A Saturday Lukewarm Stove in June. I never thought I’d see the day. The latest in non-Matt Garza rumors (since he’s got his own Watch going on, he’ll get a separate post) …
- You can rest easy about those Jeff Samardzija Diamondbacks rumors. Buster Olney reports that there actually were conversations between the teams, but the Cubs asked for tip top pitching prospects Archie Bradley and Tyler Skaggs (as they absolutely should have), and the talks ended quickly (as they probably should have). As I said when the rumor first popped up, because of Samardzija’s unique situation and the Cubs’ theoretical march toward competitiveness in 2014/15, trading Samardzija would only make sense if it was a franchise-shifting deal. And that’s rarely going to make sense for the other team.
- As I mentioned last night, many organizations were in attendance to check out the latest outing from Cuban free agent Miguel Alfredo Gonzalez. Danny Knobler reports that the Cubs, specifically, were “heavily represented.” Knobler continues to hear that the price tag could move upwards of $60 million over five years, though some are guessing it could be $40 over four years. Either way, it’s a serious risk and serious investment. The Cubs are going to want to be very confident before making a move, and sending a cadre of scouts to last night’s start was just one piece of that puzzle. The Dodgers are still the favorite here, because, you know, SIGN ALL THE PLAYERS.
- Theo Epstein wouldn’t quite say whether the Cubs are looking for international pool money when making trades in July. “Maybe,” Epstein said about the possibility of acquiring more space via trade when asked by Sahadev Sharma. “It’s not a huge priority, but we have a strategy with respect to [international free agency], we’ll execute it. It doesn’t necessarily require us adding pool space.” Sounds like the right answer, whatever the approach is actually going to be. Given that pool space is so hard to value, I wouldn’t want the Cubs going out there and intimating that it’s worth more than a low level role player, or as a large deal throw-in.
- Speaking of which, Ben Badler indicates, in response to a tweet about the Red Sox and Matt Garza (about which, more later), that a trade of international pool space could be implicated. That’s, of course, fine, but if the Cubs are dealing Garza, let’s hope pool space is a mere cherry on the top rather than the bulk of the return.
- Troy Renck says the Rockies are among the teams interested in Cubs closer Kevin Gregg. The Rockies are still in the “scouting” phase, though, as they gather information before reading to make a move.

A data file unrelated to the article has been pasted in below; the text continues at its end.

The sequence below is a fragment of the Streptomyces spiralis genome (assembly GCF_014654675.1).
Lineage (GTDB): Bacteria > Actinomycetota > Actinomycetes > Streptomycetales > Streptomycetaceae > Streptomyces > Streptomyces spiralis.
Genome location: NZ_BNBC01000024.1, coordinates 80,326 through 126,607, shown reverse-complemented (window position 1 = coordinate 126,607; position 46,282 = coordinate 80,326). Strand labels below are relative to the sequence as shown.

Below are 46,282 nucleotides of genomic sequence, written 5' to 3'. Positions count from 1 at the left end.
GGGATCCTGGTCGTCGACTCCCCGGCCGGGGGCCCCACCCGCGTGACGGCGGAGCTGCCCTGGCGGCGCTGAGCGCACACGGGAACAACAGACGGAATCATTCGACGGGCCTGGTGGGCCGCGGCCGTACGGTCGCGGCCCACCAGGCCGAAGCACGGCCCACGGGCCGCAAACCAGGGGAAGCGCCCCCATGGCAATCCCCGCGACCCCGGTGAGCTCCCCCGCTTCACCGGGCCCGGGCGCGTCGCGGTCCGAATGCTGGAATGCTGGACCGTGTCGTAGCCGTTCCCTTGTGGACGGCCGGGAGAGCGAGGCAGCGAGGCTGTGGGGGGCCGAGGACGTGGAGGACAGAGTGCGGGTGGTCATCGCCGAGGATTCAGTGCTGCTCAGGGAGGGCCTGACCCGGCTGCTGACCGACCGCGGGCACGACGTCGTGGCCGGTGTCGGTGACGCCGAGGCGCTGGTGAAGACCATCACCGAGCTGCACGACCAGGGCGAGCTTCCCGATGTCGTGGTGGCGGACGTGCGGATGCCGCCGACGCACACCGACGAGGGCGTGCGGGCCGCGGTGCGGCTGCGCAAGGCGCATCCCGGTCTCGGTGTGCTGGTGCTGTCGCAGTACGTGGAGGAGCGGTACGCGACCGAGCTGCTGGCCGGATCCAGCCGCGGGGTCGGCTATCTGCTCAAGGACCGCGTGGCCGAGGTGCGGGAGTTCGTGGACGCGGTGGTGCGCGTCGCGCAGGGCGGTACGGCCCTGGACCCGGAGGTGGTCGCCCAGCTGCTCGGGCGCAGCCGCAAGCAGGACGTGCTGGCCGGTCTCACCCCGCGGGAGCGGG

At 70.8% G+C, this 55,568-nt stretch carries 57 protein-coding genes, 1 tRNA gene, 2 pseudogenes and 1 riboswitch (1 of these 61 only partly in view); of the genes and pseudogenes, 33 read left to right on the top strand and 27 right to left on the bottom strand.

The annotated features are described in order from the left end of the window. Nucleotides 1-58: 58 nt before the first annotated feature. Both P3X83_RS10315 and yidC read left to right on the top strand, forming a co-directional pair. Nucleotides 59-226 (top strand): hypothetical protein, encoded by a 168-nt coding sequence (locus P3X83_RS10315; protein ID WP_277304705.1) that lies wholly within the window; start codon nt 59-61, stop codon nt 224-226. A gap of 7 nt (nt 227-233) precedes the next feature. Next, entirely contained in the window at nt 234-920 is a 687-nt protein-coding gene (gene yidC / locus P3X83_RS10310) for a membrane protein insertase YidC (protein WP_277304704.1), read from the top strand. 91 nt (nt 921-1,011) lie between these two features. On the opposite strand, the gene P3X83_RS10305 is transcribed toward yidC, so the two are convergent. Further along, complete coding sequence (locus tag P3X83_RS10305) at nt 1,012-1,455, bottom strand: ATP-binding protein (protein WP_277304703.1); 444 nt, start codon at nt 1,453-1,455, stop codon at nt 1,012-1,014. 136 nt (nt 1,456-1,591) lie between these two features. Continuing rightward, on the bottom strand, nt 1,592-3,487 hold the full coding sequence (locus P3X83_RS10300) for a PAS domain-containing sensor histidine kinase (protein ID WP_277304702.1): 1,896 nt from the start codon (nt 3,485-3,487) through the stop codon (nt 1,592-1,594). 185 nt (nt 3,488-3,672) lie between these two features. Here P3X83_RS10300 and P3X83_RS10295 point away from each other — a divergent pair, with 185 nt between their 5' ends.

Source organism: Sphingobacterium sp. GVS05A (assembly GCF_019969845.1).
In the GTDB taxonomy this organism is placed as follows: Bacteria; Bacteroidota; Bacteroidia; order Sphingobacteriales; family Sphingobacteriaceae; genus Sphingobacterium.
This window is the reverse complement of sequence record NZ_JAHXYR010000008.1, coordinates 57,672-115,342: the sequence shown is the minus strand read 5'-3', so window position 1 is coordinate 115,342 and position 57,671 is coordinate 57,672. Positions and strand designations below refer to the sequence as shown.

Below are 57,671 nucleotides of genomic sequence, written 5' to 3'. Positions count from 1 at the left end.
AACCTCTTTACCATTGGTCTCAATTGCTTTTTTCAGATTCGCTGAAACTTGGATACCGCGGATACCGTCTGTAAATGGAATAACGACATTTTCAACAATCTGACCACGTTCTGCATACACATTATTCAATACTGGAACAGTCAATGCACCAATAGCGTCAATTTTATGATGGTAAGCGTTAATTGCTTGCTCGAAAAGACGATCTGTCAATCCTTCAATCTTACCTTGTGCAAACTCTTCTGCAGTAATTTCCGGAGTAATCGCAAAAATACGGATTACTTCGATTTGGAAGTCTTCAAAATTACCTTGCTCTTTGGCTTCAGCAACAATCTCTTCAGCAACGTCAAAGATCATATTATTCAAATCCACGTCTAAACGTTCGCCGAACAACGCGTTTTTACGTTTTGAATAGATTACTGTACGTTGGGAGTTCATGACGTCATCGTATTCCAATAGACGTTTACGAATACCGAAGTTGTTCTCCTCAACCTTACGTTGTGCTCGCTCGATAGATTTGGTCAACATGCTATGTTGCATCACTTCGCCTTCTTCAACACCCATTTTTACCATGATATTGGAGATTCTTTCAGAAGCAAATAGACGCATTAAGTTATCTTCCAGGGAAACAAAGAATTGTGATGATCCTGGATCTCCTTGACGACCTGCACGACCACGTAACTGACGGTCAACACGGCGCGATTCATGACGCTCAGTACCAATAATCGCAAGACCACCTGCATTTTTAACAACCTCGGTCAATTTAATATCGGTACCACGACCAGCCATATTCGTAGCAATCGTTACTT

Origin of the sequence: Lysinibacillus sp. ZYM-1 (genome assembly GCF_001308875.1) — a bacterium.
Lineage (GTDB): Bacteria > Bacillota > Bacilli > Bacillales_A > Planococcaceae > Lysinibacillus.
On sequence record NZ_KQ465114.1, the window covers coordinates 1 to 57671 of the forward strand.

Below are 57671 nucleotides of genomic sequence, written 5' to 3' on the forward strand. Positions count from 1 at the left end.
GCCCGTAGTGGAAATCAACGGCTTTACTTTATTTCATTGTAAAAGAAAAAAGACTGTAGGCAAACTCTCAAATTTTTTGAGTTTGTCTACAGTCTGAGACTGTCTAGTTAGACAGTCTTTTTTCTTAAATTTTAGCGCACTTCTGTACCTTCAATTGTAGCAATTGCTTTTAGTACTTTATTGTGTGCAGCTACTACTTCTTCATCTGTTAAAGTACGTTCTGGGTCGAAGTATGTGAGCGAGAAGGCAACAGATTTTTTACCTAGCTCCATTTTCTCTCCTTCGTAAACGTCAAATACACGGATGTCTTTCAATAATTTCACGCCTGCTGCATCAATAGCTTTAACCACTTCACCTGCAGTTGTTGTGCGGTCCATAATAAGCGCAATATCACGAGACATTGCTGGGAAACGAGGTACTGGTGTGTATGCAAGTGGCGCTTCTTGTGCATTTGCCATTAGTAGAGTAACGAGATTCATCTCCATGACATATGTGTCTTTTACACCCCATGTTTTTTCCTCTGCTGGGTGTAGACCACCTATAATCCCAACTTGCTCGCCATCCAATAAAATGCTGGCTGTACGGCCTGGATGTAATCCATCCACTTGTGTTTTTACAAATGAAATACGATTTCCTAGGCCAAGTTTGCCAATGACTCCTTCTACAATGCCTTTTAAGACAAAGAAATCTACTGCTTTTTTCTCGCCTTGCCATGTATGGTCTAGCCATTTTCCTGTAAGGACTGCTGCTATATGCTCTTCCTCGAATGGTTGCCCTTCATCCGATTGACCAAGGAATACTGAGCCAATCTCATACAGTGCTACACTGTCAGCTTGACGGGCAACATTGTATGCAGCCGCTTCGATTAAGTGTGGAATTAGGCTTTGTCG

- In a tweet that shocked a lot of folks yesterday, Nick Cafardo reported that three teams have interest in Carlos Marmol. Before you get too excited, that doesn’t necessarily mean that three teams want to trade for Carlos Marmol (let alone trade anything of value). It’s at least as likely that three teams are going to wait for Marmol to clear waivers and become a free agent, and then vie to sign Marmol to a minor league deal. The process will sort out over the next few days, but if the Cubs manage to get anything – I mean anything, including a tiny bit of salary relief – I will be very surprised and impressed. Marmol needs to re-establish himself before he can have real value, and it’s too late for that to happen with the Cubs. Hopefully he latches on somewhere with a little patience, and he can get back on track in a lower leverage role.
- The Ricky Nolasco waiting game continues, with the Marlins reportedly sitting on a bunch offers, waiting for a team to “step up,” according to Juan C. Rodriguez. I still expect him to be the first (bigger) trade market domino.
- Speaking of other pitchers on the market, Yovani Gallardo has a limited no-trade clause that allows him to block deals this year to the Orioles, Red Sox, Indians, Tigers, Astros, Angels, Yankees, Phillies, Pirates and Blue Jays. That’s a great list from the Cubs’ perspective, as there are many teams that are looking for starting pitching, and may find the Cubs’ options slightly easier to acquire.
- Alex Liddi as the next waiver wire pickup? The 24-year-old utility man was just scuttled by the Mariners, and hasn’t done much in the bigs, but the minor league track record is interesting. The rub is that he doesn’t play anywhere in the middle, and the Cubs might not be looking for another corner infield/corner outfield type.
- The Giants are not only looking for starting pitching, but also a right-handed outfield bat, per Buster Olney. Too bad Alfonso Soriano already blocked a deal to San Francisco last year.
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